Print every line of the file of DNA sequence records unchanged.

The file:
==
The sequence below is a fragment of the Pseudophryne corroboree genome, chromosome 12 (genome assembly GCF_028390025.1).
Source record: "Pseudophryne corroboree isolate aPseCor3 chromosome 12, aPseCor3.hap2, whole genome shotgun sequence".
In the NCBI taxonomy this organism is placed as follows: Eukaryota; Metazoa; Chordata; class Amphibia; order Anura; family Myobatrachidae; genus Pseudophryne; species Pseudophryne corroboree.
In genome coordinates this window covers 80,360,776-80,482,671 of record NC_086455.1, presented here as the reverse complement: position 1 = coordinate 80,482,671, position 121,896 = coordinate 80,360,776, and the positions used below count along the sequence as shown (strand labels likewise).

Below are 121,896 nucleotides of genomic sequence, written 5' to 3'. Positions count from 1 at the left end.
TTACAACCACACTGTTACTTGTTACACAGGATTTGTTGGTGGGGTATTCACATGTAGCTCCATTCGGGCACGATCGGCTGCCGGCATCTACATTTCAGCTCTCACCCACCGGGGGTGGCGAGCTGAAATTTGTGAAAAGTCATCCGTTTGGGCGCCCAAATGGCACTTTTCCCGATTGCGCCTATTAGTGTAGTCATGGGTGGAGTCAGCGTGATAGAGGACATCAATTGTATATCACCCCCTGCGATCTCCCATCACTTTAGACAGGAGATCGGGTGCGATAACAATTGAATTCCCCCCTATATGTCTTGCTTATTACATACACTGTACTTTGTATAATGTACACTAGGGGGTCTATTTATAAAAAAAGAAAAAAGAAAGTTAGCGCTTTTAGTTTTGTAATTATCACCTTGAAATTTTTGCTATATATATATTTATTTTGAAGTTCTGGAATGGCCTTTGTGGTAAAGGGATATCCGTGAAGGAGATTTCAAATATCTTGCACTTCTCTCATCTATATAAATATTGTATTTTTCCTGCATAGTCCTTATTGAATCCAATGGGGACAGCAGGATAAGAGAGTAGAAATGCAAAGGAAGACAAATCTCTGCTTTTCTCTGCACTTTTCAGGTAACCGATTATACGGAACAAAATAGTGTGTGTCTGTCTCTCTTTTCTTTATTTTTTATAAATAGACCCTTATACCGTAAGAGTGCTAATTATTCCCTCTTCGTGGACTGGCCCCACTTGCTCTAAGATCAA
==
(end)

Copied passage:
The sequence below is a fragment of the Pseudophryne corroboree genome, chromosome 12 (genome assembly GCF_028390025.1).
Source record: "Pseudophryne corroboree isolate aPseCor3 chromosome 12, aPseCor3.hap2, whole genome shotgun sequence".
In the NCBI taxonomy this organism is placed as follows: Eukaryota; Metazoa; Chordata; class Amphibia; order Anura; family Myobatrachidae; genus Pseudophryne; species Pseudophryne corroboree.
In genome coordinates this window covers 80,360,776-80,482,671 of record NC_086455.1, presented here as the reverse complement: position 1 = coordinate 80,482,671, position 121,896 = coordinate 80,360,776, and the positions used below count along the sequence as shown (strand labels likewise).

Below are 121,896 nucleotides of genomic sequence, written 5' to 3'. Positions count from 1 at the left end.
TTACAACCACACTGTTACTTGTTACACAGGATTTGTTGGTGGGGTATTCACATGTAGCTCCATTCGGGCACGATCGGCTGCCGGCATCTACATTTCAGCTCTCACCCACCGGGGGTGGCGAGCTGAAATTTGTGAAAAGTCATCCGTTTGGGCGCCCAAATGGCACTTTTCCCGATTGCGCCTATTAGTGTAGTCATGGGTGGAGTCAGCGTGATAGAGGACATCAATTGTATATCACCCCCTGCGATCTCCCATCACTTTAGACAGGAGATCGGGTGCGATAACAATTGAATTCCCCCCTATATGTCTTGCTTATTACATACACTGTACTTTGTATAATGTACACTAGGGGGTCTATTTATAAAAAAAGAAAAAAGAAAGTTAGCGCTTTTAGTTTTGTAATTATCACCTTGAAATTTTTGCTATATATATATTTATTTTGAAGTTCTGGAATGGCCTTTGTGGTAAAGGGATATCCGTGAAGGAGATTTCAAATATCTTGCACTTCTCTCATCTATATAAATATTGTATTTTTCCTGCATAGTCCTTATTGAATCCAATGGGGACAGCAGGATAAGAGAGTAGAAATGCAAAGGAAGACAAATCTCTGCTTTTCTCTGCACTTTTCAGGTAACCGATTATACGGAACAAAATAGTGTGTGTCTGTCTCTCTTTTCTTTATTTTTTATAAATAGACCCTTATACCGTAAGAGTGCTAATTATTCCCTCTTCGTGGACTGGCCCCACTTGCTCTAAGATCAA